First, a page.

For two decades, the memorial to Johns Hopkins cut an imposing figure in the center of Charles Street at 34th, where both traffic and controversy swirled around it. According to Hopkins Magazine, critics initially complained about the art (too few clothes on the allegorical figures at the base) and safety (fish ponds called for in the plans were deemed a danger to small children and never built). But it was a 1952 tragedy that prompted the statue's removal from mid-street to the sidelines: Two firefighters were killed and six injured when fire trucks racing to a dormitory mattress fire collided, their view obstructed by the monument. It took three years for the university and the city to agree on a new site; Hopkins nixed a plan to locate it on what is now "the Beach" and instead deeded land at Charles and 33rd. When the Mattin Center was built, the monument's backdrop changed from wooded glade to spare brick walls.
Hans Schuler (1874-1951) was a noted Baltimore monument maker whose works include Hopkins University's Sidney Lanier and a statue of President James Buchanan in Washington, D.C. The Hopkins monument features a portrait bust of the philanthropist looking out from atop a marble pylon. On the north side of the base, a female figure holding a bowl, a serpent encircling her arm, represents healing and the hospital; on the south side, a contemplative male figure with a book and a scroll represents knowledge and the university. A fountain in front of the monument is a metaphor for the continuing impact of Hopkins' $7 million gift to Baltimore.
Born: Mid-19th century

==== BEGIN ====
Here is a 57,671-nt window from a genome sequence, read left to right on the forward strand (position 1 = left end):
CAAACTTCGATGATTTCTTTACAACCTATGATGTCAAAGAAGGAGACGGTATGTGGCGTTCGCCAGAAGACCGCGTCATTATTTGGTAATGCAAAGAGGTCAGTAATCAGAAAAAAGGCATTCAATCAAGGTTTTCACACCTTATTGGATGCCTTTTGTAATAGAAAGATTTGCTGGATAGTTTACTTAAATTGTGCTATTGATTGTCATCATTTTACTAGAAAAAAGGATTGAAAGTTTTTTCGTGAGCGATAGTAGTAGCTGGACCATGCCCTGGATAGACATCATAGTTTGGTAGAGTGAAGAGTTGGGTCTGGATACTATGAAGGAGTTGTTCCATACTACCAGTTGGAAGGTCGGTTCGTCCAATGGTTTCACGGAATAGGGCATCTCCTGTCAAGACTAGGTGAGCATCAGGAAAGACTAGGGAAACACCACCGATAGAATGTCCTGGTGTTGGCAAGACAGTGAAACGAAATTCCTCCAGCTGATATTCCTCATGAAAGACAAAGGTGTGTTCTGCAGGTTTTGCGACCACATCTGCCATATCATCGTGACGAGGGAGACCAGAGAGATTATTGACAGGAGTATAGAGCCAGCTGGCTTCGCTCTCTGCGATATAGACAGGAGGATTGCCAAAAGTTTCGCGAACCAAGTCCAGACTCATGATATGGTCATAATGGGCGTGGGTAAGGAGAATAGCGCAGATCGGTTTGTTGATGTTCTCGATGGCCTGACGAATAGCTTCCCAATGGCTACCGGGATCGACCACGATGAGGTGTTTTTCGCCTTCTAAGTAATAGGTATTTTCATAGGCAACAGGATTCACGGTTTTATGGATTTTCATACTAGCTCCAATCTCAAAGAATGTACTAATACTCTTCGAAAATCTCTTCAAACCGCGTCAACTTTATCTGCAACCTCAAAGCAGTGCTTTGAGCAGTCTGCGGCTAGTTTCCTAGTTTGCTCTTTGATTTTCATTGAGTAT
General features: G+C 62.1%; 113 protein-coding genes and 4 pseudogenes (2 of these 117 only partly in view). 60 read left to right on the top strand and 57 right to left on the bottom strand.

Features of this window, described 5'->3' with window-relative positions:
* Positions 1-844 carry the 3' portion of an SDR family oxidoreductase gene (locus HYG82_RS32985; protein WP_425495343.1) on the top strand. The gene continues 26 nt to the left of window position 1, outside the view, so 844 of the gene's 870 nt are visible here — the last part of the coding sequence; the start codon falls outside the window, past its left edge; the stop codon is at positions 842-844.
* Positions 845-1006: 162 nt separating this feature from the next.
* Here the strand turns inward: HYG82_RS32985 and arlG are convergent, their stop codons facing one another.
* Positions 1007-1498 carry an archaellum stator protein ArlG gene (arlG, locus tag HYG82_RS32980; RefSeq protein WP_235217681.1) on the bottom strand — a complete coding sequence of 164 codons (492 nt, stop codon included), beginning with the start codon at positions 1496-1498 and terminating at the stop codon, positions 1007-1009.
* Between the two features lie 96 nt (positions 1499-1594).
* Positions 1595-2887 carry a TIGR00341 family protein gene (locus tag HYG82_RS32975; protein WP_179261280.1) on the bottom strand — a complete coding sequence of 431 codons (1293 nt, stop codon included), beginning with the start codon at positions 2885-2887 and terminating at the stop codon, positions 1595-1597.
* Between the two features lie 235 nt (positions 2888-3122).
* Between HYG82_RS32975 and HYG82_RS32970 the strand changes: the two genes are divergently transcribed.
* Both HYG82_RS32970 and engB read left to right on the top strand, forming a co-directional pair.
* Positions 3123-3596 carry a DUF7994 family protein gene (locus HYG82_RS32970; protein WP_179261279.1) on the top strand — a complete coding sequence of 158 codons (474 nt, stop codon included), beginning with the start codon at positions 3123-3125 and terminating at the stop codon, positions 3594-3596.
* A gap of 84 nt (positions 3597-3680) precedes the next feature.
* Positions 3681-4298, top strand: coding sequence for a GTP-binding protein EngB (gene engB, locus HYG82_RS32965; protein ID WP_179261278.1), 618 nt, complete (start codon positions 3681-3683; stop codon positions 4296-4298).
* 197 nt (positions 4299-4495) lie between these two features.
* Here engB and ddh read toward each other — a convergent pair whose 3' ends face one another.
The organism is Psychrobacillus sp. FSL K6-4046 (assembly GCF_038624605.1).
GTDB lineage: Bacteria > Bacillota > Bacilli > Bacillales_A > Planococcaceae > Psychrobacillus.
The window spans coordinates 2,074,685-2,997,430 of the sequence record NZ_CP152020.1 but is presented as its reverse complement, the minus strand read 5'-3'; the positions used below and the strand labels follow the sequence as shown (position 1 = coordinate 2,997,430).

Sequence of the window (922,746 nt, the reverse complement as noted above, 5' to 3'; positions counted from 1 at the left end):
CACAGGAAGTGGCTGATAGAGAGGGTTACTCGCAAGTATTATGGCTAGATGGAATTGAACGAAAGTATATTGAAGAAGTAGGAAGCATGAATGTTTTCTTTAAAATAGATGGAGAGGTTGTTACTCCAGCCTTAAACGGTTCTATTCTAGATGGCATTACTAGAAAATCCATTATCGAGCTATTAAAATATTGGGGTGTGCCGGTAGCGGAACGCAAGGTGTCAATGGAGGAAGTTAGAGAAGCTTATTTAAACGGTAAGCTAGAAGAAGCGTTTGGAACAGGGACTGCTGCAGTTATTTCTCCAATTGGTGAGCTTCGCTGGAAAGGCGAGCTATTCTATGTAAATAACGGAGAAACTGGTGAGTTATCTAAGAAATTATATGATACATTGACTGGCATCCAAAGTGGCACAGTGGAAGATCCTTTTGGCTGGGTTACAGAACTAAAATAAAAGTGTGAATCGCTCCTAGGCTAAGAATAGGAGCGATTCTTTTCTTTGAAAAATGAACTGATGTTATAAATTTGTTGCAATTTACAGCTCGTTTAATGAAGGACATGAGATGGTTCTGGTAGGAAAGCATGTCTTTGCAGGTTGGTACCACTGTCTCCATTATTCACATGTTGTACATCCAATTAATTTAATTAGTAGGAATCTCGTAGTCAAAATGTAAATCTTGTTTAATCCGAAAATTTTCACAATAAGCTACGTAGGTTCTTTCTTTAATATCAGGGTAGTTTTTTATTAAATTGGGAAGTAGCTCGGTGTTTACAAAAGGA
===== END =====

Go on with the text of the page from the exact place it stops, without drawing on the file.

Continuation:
Height: 55 inches
Acquired: A late-1800s gift from Enoch Pratt to the Peabody Institute art gallery; the collection of 1,400-plus objects was acquired by the state of Maryland in 1996
Position: Base of the circular staircase in the Peabody Institute's lobby
Enoch Pratt, best known for building the city's first free library, was a friend of fellow philanthropists George Peabody and William Walters (of Walters Art Museum fame) and served as a Peabody Institute trustee for more than 30 years. The Campagna Shepherd Boy is one of two statues he gave to the institute's Gallery of Art. Founded in 1857, the gallery was for many years the only place in the city for the public to see important works, including sculptures by William Henry Rinehart; paintings by Winslow Homer, Mary Cassatt, and Childe Hassam; and a collection of plaster casts of antiquities, among other objects. By the 1930s, the rapidly expanding conservatory subsumed the North Hall gallery site, and most of the works were loaned to city museums; the Shepherd Boy stayed behind, moving to his current location at the foot of the stair.
The Shepherd Boy's creator, Edward Sheffield Bartholomew (1822-1858), turned to sculpting after discovering he was colorblind. The neoclassical sculptor died at 36, but this statue speaks of eternal youth. Elizabeth Schaaf, archivist for the Peabody who studied voice at the school, recalls, "I walked by the statue every day, up the stairs to lessons, passing by it on the way into the concert hall. The marble musician looking down in his bemused way was a real presence."
Born: Original executed in 1821, copy in mid-1890s
Height: 10-1/2 feet
Material: Carrara marble, from a single block
Acquired: Gift of William Wallace Spence, unveiled Oct. 14, 1896
Position: Under the dome in what was once Hopkins Hospital's main lobby
Johns Hopkins, a Quaker, stipulated in making his gift that the hospital would have no religious affiliation, an unheard of notion at the time. When Johns Hopkins University opened in 1876, three years after its founder's death, the ceremony contained no trace of religiosity. The public outcry extended well beyond Baltimore, and Daniel Coit Gilman, president of the university and the hospital, seems to have decided to make amends. He sought a private donor for the acquisition of a copy of Danish neoclassical sculptor Bertel Thorvaldsen's statue of Christ for the hospital's lobby, and William Wallace Spence, a Presbyterian friend of Johns Hopkins, agreed, to the tune of 20,000 Danish crowns, or $5,360. Five years later, the marble replica by Theobald Stein, director of the Royal Academy of Arts in Copenhagen, was unveiled in a ceremony featuring sacred music, prayer, and an invocation.